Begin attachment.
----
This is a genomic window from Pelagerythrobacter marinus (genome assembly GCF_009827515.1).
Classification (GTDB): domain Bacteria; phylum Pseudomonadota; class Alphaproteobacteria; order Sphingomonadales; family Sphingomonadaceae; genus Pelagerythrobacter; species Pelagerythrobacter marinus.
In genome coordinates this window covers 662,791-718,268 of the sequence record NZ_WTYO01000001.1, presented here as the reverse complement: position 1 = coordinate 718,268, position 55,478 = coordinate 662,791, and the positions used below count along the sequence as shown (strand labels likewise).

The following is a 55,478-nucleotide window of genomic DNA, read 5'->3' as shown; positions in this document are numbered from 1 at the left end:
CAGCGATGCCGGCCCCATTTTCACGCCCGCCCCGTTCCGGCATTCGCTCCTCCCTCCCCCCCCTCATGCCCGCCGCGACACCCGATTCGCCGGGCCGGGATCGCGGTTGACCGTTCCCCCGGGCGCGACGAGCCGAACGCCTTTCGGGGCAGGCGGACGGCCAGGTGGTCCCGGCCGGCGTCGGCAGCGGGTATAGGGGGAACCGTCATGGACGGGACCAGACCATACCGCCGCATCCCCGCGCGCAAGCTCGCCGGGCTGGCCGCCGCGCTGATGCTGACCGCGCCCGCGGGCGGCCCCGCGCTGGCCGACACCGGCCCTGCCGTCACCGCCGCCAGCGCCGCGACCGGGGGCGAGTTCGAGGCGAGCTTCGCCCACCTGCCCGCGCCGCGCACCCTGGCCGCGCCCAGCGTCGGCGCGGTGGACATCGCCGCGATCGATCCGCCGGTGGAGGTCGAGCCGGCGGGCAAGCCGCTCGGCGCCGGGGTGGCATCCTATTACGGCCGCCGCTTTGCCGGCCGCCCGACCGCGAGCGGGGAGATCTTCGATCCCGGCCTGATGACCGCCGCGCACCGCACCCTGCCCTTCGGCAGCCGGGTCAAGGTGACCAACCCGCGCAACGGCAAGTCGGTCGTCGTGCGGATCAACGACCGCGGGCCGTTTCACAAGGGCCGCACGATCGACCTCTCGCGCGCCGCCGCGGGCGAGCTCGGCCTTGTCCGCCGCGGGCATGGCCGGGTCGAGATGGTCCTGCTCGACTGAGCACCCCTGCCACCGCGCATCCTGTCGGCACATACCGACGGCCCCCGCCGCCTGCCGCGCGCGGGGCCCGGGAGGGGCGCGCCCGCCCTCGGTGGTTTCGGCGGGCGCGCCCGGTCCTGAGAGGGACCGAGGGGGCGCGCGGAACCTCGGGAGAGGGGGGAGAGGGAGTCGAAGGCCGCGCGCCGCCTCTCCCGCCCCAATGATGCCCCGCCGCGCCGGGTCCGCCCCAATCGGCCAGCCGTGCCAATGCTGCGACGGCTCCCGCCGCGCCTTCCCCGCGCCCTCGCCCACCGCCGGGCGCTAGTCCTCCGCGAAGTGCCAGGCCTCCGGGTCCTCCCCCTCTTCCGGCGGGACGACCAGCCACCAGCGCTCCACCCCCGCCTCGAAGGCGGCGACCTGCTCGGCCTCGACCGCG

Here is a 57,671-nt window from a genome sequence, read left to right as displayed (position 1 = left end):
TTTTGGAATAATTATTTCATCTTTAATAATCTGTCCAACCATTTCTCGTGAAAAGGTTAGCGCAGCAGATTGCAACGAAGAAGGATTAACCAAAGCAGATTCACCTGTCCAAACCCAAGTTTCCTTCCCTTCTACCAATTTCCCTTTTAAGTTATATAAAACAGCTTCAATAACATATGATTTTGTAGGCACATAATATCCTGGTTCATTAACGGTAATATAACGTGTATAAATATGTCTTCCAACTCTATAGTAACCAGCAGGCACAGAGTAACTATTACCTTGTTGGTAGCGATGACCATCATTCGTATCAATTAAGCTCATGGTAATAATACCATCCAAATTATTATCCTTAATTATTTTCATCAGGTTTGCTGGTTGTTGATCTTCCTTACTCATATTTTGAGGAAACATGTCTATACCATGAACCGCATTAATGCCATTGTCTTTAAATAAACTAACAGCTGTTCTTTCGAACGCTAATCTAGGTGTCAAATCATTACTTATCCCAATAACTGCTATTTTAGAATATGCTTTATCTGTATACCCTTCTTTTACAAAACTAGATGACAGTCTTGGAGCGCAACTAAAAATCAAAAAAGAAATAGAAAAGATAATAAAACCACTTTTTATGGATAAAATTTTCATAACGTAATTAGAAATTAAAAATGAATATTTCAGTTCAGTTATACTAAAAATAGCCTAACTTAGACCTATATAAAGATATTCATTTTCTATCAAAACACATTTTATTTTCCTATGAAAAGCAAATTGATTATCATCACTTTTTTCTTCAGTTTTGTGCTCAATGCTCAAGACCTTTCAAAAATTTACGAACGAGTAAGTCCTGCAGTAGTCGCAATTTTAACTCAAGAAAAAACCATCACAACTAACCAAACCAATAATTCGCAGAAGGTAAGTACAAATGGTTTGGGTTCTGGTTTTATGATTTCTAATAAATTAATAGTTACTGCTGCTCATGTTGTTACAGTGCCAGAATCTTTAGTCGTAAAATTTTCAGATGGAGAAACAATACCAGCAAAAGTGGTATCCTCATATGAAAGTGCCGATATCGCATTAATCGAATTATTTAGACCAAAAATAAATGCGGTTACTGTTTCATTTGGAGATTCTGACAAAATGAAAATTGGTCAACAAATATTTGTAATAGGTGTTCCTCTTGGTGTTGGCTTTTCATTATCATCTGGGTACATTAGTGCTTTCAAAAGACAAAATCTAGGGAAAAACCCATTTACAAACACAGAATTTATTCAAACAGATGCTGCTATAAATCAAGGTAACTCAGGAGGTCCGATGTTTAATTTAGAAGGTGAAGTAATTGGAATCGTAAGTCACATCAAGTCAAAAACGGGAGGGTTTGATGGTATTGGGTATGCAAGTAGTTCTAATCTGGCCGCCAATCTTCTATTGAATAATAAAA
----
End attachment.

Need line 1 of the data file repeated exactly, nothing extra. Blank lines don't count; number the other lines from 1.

This is a genomic window from Pelagerythrobacter marinus (genome assembly GCF_009827515.1).